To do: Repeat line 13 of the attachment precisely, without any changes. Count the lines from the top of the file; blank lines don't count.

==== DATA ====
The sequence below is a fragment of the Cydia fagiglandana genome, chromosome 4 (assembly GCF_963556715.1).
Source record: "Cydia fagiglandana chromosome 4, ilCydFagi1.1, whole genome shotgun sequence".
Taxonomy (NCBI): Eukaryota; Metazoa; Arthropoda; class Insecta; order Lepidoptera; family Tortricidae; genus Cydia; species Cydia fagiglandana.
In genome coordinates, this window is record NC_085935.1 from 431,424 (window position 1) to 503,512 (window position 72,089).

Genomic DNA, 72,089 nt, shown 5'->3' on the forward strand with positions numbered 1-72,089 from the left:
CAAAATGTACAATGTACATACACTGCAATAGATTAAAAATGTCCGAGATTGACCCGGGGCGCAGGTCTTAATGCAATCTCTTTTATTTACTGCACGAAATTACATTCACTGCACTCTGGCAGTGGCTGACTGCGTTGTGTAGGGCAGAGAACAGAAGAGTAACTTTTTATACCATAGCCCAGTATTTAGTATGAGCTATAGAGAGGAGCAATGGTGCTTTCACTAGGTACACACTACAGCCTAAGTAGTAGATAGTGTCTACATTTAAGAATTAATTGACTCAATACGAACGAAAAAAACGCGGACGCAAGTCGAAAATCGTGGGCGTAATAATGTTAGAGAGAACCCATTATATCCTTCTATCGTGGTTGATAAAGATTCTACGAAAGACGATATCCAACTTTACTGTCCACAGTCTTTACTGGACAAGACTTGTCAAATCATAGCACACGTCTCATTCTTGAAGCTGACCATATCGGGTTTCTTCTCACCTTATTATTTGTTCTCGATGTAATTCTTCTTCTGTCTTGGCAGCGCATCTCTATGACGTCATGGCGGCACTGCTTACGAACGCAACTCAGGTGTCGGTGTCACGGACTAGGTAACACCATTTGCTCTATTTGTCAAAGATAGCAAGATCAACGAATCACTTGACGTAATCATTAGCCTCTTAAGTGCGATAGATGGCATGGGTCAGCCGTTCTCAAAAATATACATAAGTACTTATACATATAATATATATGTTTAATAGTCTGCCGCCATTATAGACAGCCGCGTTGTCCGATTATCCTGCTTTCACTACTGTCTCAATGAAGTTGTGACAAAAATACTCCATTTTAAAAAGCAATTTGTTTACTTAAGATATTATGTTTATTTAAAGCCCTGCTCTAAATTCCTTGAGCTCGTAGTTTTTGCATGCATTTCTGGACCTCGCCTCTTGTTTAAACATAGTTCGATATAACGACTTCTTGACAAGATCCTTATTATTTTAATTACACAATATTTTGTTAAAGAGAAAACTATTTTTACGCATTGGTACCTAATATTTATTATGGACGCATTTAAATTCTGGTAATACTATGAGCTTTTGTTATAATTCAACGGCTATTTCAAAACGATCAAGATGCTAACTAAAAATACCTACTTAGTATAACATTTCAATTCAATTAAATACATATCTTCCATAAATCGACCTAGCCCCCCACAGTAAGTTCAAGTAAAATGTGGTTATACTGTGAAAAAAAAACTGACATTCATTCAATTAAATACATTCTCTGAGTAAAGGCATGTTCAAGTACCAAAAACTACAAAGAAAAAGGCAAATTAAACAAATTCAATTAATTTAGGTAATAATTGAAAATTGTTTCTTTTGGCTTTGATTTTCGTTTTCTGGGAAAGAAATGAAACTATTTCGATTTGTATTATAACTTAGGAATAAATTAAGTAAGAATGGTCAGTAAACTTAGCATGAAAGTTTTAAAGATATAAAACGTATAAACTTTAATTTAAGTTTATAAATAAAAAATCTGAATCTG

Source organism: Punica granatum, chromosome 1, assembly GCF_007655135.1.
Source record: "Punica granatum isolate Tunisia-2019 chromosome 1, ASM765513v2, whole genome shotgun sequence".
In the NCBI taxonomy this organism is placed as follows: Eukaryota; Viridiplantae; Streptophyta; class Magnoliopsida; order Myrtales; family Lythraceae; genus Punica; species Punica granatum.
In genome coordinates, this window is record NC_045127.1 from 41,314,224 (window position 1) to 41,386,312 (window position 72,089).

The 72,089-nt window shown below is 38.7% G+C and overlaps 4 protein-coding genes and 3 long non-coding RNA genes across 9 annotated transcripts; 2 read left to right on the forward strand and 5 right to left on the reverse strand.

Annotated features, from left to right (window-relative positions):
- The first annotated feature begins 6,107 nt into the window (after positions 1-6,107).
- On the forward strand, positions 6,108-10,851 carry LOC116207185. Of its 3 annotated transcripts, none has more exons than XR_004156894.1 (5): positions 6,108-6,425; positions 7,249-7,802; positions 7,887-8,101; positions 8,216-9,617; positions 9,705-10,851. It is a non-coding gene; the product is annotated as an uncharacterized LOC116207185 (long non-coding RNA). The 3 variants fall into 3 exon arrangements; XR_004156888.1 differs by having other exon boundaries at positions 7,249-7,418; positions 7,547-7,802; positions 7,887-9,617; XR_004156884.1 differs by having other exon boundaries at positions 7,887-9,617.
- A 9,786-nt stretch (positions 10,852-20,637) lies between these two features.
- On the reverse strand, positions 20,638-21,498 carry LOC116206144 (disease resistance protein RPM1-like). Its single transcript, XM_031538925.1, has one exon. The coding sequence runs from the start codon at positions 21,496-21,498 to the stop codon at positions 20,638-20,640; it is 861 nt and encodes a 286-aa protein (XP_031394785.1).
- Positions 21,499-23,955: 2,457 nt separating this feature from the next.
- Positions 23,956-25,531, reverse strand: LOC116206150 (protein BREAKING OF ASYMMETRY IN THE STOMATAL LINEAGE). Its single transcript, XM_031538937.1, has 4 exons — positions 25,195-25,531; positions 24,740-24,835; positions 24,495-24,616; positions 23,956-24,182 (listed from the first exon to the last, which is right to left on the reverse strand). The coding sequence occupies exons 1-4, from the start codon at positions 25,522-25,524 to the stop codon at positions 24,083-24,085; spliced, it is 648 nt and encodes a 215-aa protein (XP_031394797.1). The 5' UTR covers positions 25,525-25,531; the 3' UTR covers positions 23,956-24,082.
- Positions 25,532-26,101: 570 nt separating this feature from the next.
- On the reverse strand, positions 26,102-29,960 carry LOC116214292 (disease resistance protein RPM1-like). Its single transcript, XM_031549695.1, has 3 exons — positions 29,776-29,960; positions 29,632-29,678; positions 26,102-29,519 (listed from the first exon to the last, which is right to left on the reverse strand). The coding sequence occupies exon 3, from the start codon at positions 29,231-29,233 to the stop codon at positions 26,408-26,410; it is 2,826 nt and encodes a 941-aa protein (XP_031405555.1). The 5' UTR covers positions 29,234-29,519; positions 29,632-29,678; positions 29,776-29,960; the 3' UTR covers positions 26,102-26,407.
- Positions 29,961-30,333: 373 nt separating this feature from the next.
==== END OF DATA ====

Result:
- The first annotated feature begins 6,107 nt into the window (after positions 1-6,107).